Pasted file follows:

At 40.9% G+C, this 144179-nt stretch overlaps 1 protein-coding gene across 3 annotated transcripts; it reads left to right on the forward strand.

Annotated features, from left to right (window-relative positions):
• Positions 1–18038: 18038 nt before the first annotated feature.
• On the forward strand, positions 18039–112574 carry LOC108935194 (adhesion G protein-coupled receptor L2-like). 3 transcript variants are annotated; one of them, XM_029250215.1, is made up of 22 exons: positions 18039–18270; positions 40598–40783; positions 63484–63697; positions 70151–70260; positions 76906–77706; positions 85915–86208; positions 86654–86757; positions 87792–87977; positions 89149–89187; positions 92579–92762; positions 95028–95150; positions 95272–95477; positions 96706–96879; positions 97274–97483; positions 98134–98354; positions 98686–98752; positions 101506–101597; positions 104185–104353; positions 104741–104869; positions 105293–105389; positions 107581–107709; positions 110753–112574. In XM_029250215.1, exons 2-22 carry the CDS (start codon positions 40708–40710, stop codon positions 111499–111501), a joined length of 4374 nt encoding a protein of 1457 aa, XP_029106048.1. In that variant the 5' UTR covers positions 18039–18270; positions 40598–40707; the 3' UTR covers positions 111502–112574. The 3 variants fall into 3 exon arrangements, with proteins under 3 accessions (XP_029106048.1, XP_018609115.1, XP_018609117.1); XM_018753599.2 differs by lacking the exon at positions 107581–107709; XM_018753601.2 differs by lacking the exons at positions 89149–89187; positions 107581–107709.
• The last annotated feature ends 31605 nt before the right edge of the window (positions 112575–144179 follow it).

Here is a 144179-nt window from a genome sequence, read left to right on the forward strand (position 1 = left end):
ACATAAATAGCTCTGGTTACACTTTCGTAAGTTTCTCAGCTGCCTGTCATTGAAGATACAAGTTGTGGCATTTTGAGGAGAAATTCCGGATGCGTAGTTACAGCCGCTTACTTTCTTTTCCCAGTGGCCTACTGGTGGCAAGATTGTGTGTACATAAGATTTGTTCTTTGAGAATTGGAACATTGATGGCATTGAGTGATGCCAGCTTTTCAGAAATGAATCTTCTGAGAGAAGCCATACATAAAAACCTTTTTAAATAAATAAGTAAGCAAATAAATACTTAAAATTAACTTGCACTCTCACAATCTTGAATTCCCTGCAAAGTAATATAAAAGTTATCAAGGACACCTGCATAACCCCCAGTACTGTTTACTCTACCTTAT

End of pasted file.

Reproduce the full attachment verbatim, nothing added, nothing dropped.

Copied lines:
At 40.9% G+C, this 144179-nt stretch overlaps 1 protein-coding gene across 3 annotated transcripts; it reads left to right on the forward strand.

Annotated features, from left to right (window-relative positions):
• Positions 1–18038: 18038 nt before the first annotated feature.
• On the forward strand, positions 18039–112574 carry LOC108935194 (adhesion G protein-coupled receptor L2-like). 3 transcript variants are annotated; one of them, XM_029250215.1, is made up of 22 exons: positions 18039–18270; positions 40598–40783; positions 63484–63697; positions 70151–70260; positions 76906–77706; positions 85915–86208; positions 86654–86757; positions 87792–87977; positions 89149–89187; positions 92579–92762; positions 95028–95150; positions 95272–95477; positions 96706–96879; positions 97274–97483; positions 98134–98354; positions 98686–98752; positions 101506–101597; positions 104185–104353; positions 104741–104869; positions 105293–105389; positions 107581–107709; positions 110753–112574. In XM_029250215.1, exons 2-22 carry the CDS (start codon positions 40708–40710, stop codon positions 111499–111501), a joined length of 4374 nt encoding a protein of 1457 aa, XP_029106048.1. In that variant the 5' UTR covers positions 18039–18270; positions 40598–40707; the 3' UTR covers positions 111502–112574. The 3 variants fall into 3 exon arrangements, with proteins under 3 accessions (XP_029106048.1, XP_018609115.1, XP_018609117.1); XM_018753599.2 differs by lacking the exon at positions 107581–107709; XM_018753601.2 differs by lacking the exons at positions 89149–89187; positions 107581–107709.
• The last annotated feature ends 31605 nt before the right edge of the window (positions 112575–144179 follow it).

Here is a 144179-nt window from a genome sequence, read left to right on the forward strand (position 1 = left end):
ACATAAATAGCTCTGGTTACACTTTCGTAAGTTTCTCAGCTGCCTGTCATTGAAGATACAAGTTGTGGCATTTTGAGGAGAAATTCCGGATGCGTAGTTACAGCCGCTTACTTTCTTTTCCCAGTGGCCTACTGGTGGCAAGATTGTGTGTACATAAGATTTGTTCTTTGAGAATTGGAACATTGATGGCATTGAGTGATGCCAGCTTTTCAGAAATGAATCTTCTGAGAGAAGCCATACATAAAAACCTTTTTAAATAAATAAGTAAGCAAATAAATACTTAAAATTAACTTGCACTCTCACAATCTTGAATTCCCTGCAAAGTAATATAAAAGTTATCAAGGACACCTGCATAACCCCCAGTACTGTTTACTCTACCTTAT